The Jets sing "Gee, Officer Krupke" in West Side Story.
Tags: children/youth, crime/law/deviance, juvenile delinquincy, subtitles/CC, 00 to 05 mins
Summary: Why do people break society's laws and norms? In this scene ("Gee, Officer Krupke") from the musical West Side Story, members of a gang (the Jets) are confronted by a police officer who sees them as trouble makers. After he leaves, the men mock various authority figures by sarcastically singing about the causes of their behavior. For example, they sing "all our mothers are junkies ... we're misunderstood ... deep down inside us, there is good ... my parents treat me rough ... they didn't want to have me ... we're psychologically disturbed." Despite their sarcasm, they accurately identify the various reasons that psychologists, judges, social workers, and society more generally gives for explaining crime and deviance, further noting "juvenile delinquency is a social disease." As an intro to teaching a module on Crime & Deviance I regularly introduce the idea that there is more than one point of view of why people offend. I ask students before and after showing the clip to mind map as many reasons as they can think of as to "Why do People Offend?" Viewers may be encouraged to identify the various factors shaping crime and deviance, and how people perceive these factors from different social positions. Going deeper, we can also consider the role of reflexivity in their actions. What does their sarcasm say about these causes and their attempt to understand them? In his essay, “Some Politically Incorrect Reflections on Violence in France and Related Matters,” Slavoj Zizek argues this about violent offenders: "when really pressed for the reasons for his violence, and if capable of minimal theoretical reflection, he will suddenly start to talk like social workers, sociologists and social psychologists, quoting diminished social mobility, rising insecurity, the disintegration of paternal authority, the lack of maternal love in his early childhood… in short, he will provide a more or less precise psycho-sociological account of his acts so dear to enlightened liberals eager to 'understand' the violent youth as a tragic victim of their social and familial conditions." As noted in The Kugelmass Episodes, "the members of the Jets can easily re-frame their own experiences to win the maximum of sympathy from each successive 'handler' ... [but] the Jets aren’t simply making fun of the notion of delinquency. They are genuinely confused about their own actions, and suspect that somebody educated has the answer, but meanwhile there is a fundamental and unresolvable problem: the Jets like their gang, and the people in authority don’t."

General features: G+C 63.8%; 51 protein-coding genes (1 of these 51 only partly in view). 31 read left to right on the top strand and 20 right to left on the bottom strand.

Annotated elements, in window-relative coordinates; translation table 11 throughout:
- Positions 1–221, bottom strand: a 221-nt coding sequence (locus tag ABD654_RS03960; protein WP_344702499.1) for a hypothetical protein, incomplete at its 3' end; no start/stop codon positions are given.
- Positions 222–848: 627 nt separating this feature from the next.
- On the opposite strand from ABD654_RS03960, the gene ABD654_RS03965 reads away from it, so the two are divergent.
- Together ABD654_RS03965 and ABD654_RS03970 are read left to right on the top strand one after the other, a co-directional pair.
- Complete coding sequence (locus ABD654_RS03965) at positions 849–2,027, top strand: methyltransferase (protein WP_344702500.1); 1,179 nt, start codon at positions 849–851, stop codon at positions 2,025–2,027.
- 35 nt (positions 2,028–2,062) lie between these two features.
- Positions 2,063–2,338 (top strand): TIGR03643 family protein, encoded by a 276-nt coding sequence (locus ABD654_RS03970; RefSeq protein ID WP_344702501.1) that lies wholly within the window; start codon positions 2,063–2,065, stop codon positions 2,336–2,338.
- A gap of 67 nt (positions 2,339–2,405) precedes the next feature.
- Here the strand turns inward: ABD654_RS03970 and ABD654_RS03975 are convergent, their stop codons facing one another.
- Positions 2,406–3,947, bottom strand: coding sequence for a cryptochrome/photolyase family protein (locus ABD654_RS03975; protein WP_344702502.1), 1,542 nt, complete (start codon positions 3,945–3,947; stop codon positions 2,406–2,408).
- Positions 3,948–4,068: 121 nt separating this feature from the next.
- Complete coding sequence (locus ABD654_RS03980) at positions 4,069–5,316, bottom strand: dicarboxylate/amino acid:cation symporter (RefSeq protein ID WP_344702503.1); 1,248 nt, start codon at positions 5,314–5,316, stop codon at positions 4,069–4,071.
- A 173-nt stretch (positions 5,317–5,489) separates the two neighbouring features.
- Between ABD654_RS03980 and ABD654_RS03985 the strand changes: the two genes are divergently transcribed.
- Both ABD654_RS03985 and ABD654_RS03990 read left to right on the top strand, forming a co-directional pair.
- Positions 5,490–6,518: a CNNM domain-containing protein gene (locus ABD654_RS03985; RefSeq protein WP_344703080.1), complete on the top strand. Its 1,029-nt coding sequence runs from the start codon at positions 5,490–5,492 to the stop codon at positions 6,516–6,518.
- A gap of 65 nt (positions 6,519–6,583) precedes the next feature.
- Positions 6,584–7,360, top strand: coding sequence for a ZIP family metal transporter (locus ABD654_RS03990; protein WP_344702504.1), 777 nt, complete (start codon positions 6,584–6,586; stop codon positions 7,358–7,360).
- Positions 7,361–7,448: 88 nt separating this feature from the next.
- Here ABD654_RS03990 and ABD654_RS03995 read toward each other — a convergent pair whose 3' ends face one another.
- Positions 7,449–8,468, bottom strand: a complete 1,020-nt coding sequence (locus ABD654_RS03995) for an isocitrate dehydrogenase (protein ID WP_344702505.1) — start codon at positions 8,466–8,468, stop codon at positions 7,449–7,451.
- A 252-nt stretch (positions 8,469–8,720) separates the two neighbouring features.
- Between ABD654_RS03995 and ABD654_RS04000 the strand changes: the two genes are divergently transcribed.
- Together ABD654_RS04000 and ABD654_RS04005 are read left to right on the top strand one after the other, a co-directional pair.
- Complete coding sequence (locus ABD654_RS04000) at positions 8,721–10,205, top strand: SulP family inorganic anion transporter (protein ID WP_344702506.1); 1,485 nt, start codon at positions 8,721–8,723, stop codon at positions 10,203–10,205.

Submitted By: Stephen Base
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